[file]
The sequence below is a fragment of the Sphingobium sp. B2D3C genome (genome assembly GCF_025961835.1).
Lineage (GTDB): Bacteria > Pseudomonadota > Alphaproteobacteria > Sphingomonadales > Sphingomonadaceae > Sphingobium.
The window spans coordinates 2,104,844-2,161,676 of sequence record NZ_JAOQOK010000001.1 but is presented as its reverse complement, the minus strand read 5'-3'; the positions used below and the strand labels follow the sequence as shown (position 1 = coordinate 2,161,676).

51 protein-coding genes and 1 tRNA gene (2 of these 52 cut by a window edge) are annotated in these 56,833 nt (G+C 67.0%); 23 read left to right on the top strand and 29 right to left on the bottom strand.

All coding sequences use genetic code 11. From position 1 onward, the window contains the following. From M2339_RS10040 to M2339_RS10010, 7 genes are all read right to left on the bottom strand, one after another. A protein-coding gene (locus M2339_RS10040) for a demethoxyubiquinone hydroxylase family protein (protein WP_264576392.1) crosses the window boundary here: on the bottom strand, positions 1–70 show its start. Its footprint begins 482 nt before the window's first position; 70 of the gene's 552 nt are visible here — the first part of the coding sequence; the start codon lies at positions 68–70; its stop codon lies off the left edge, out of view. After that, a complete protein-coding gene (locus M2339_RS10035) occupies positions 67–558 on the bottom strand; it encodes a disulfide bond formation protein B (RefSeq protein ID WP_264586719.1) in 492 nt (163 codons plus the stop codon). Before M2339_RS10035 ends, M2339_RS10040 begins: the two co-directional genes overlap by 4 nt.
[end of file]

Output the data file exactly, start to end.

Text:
The sequence below is a fragment of the Sphingobium sp. B2D3C genome (genome assembly GCF_025961835.1).
Lineage (GTDB): Bacteria > Pseudomonadota > Alphaproteobacteria > Sphingomonadales > Sphingomonadaceae > Sphingobium.
The window spans coordinates 2,104,844-2,161,676 of sequence record NZ_JAOQOK010000001.1 but is presented as its reverse complement, the minus strand read 5'-3'; the positions used below and the strand labels follow the sequence as shown (position 1 = coordinate 2,161,676).

51 protein-coding genes and 1 tRNA gene (2 of these 52 cut by a window edge) are annotated in these 56,833 nt (G+C 67.0%); 23 read left to right on the top strand and 29 right to left on the bottom strand.

All coding sequences use genetic code 11. From position 1 onward, the window contains the following. From M2339_RS10040 to M2339_RS10010, 7 genes are all read right to left on the bottom strand, one after another. A protein-coding gene (locus M2339_RS10040) for a demethoxyubiquinone hydroxylase family protein (protein WP_264576392.1) crosses the window boundary here: on the bottom strand, positions 1–70 show its start. Its footprint begins 482 nt before the window's first position; 70 of the gene's 552 nt are visible here — the first part of the coding sequence; the start codon lies at positions 68–70; its stop codon lies off the left edge, out of view. After that, a complete protein-coding gene (locus M2339_RS10035) occupies positions 67–558 on the bottom strand; it encodes a disulfide bond formation protein B (RefSeq protein ID WP_264586719.1) in 492 nt (163 codons plus the stop codon). Before M2339_RS10035 ends, M2339_RS10040 begins: the two co-directional genes overlap by 4 nt.